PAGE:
# Irreducible factor of the minimal polynomial

Let $F$ be a field of characteristic $0$, $V = F^n$ for some $n$, and $T : V \to V$ a linear transformation. If the minimal polynomial $P(x) \in F[x]$ of $T$ has an irreducible factor $P_1(x)$ of degree $r$, is it true that $V$ has a $T$-invariant subspace of dimension $r$?

I tried to write $P(x) = \prod_i P_i^{e_i}(x)$ as product of irreducible polynomials, and then $V = \bigoplus_i \ker(P_i^{e_i}(A))$. I'm not sure how to continue.

• – Watson Nov 26 '18 at 12:30

Yes: $\ker(P_1[T])$ is a nonzero subspace (or else $P_1$ would not divide the minimal polynomial$~P$, more precisely $P/P_1$ would still be an annihilating polynomial for$~T$, which it is not), and for any nonzero vector $v\in\ker(P_1[T])$ one has that $P_1$ is the minimal degree monic polynomial such that $P_1[T](v)=0$. But then the vectors $T^i(v)$ for $0\leq i<r=\deg(P_1)$ form a basis of a $T$-invariant subspace$~W$ (of $V$ and indeed of $\ker(P_1[T])$), which then of course has dimension$~r$. This is so because having a linear dependence relation $c_0v+c_1T(v)+\cdots+c_dT^d(v)=0$ precisely means that $Q[T](v)=0$ for the polynomial $Q=c_0+c_1X+\cdots+c_dX^d$, which does not happen (unless $Q=0$) for $d<r$, but does happen (with $c_d=1$) for $d=r$; the latter implies $T^r(v)\in W$ and thereby $T(W)\subseteq W$.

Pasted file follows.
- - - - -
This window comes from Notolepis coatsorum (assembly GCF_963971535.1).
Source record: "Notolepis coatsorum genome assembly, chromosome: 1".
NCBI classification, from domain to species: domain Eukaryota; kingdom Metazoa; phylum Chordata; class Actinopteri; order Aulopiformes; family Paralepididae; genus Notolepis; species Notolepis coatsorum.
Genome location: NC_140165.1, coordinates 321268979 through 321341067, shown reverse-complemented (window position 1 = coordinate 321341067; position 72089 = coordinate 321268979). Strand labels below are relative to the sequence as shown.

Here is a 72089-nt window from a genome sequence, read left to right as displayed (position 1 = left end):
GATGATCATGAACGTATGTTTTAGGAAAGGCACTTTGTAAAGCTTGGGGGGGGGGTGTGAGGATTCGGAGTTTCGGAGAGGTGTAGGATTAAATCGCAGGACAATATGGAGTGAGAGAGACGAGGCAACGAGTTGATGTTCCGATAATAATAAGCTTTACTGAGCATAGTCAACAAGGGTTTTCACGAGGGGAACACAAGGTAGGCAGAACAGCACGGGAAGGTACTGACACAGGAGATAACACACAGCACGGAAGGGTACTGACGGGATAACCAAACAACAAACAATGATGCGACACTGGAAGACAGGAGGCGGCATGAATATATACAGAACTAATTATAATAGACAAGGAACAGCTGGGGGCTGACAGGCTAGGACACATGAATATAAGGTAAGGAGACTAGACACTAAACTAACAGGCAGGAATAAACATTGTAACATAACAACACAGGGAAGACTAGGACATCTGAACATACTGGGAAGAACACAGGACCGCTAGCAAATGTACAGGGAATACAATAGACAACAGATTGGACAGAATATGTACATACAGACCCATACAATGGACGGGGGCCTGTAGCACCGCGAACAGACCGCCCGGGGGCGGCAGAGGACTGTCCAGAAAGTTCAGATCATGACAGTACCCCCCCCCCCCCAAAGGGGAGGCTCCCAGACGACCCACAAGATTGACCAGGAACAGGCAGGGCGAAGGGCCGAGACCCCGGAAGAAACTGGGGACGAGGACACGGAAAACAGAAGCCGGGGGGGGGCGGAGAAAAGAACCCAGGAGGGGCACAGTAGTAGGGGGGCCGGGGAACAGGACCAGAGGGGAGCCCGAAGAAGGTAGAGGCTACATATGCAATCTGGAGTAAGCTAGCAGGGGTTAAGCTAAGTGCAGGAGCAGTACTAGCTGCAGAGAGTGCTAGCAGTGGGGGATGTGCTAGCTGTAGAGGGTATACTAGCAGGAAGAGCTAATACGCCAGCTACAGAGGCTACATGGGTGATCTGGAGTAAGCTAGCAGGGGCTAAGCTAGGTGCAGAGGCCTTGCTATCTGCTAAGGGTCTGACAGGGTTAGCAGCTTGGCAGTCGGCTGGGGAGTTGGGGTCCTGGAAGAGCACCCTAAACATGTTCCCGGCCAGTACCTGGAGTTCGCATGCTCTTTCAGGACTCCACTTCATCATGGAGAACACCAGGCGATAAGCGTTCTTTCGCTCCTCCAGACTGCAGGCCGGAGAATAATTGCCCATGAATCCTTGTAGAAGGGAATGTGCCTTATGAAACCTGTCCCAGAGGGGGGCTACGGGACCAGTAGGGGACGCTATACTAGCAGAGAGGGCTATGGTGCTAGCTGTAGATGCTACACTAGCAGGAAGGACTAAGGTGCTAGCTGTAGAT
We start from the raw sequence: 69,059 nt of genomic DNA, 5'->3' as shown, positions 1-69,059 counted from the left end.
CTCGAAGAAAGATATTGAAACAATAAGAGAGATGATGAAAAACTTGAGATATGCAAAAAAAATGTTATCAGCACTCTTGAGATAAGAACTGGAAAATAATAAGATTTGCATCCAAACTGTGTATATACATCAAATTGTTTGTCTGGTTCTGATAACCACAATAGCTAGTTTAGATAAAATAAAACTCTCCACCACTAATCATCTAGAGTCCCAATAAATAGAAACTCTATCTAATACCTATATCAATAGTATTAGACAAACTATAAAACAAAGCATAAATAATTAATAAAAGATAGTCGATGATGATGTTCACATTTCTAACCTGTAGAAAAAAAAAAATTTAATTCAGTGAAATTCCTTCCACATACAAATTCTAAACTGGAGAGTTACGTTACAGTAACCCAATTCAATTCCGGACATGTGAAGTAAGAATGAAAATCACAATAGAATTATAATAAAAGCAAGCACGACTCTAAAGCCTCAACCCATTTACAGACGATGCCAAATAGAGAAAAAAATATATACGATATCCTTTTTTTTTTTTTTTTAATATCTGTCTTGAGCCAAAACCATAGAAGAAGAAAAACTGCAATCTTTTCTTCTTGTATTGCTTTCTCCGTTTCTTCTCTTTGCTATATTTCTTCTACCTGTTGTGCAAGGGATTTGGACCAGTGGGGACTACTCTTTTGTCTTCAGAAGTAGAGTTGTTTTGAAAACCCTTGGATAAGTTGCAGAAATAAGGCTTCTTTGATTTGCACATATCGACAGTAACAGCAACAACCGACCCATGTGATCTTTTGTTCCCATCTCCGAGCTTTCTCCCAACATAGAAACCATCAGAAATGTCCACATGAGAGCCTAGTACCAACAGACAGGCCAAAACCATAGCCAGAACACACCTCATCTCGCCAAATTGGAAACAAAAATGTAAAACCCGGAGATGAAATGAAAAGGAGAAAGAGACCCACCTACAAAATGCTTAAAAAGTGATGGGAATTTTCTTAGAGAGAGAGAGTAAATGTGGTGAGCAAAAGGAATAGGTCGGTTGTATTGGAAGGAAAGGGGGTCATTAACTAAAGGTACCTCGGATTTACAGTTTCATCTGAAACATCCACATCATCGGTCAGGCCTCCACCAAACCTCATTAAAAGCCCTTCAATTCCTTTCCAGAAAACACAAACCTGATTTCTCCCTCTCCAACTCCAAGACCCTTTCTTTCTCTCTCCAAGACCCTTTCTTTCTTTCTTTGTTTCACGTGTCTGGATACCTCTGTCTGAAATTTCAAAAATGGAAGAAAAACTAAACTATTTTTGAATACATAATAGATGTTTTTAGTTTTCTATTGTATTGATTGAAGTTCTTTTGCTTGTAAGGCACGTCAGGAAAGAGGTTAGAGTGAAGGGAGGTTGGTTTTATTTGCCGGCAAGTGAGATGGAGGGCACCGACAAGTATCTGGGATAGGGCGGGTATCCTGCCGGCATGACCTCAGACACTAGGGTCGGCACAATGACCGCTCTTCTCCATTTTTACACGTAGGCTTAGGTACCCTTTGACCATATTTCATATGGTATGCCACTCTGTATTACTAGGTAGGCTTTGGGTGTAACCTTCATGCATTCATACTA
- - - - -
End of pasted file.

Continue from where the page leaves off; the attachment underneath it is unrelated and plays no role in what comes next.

This is a straightforward generalisation of the fact (for $r=1$) that every root of the minimal polynomial is an eigenvalue (any corresponding eigenvector spans a $T$-invariant subspace of dimension $r=1$).
• Thank you. Don't you mean $ker(P_1(T))$ at the beginning instead of $ker(P(T))$ ? For me, $P(T)=0$. – Alphonse Mar 25 '17 at 11:14
• Right, I meant that. (The name $P$ did not make me think of a minimal polynomial, a weak excuse.) – Marc van Leeuwen Mar 25 '17 at 13:04
• Thank you (I think that some $P$'s should still be $P_1$'s). But how do you show that the $T^i (v)$ are a basis for $W := ker(P_1(T))$ ? I tried to show that they are linearly independent, without success. I'm not sure how to compute the dimension of $W$, by the way. Thank you :-) – Alphonse Mar 25 '17 at 15:02
• Yes, what you must use is the standard argument that the minimal degree (monic) polynomial $Q$ with $Q[T](v)=0$ divides any other polynomial with this property (since $P_1$ has the property and is irreducible, this will then give $Q=P_1$). Do the Euclidean division that you indicated. Now $S=P_1-QR_1$ also has $S[T](v)=0$ (since $(QR_1)[T](v) =R_1[T](Q[T](v)) =R_1[T](0)=0$), but by minimality of $Q$ this can only mean that $S=0$. It is essentially the same argument that shows for instance that the least common multiple of polynomials $A,B$ divides any other common multiple of $A,B$. – Marc van Leeuwen Mar 26 '17 at 9:53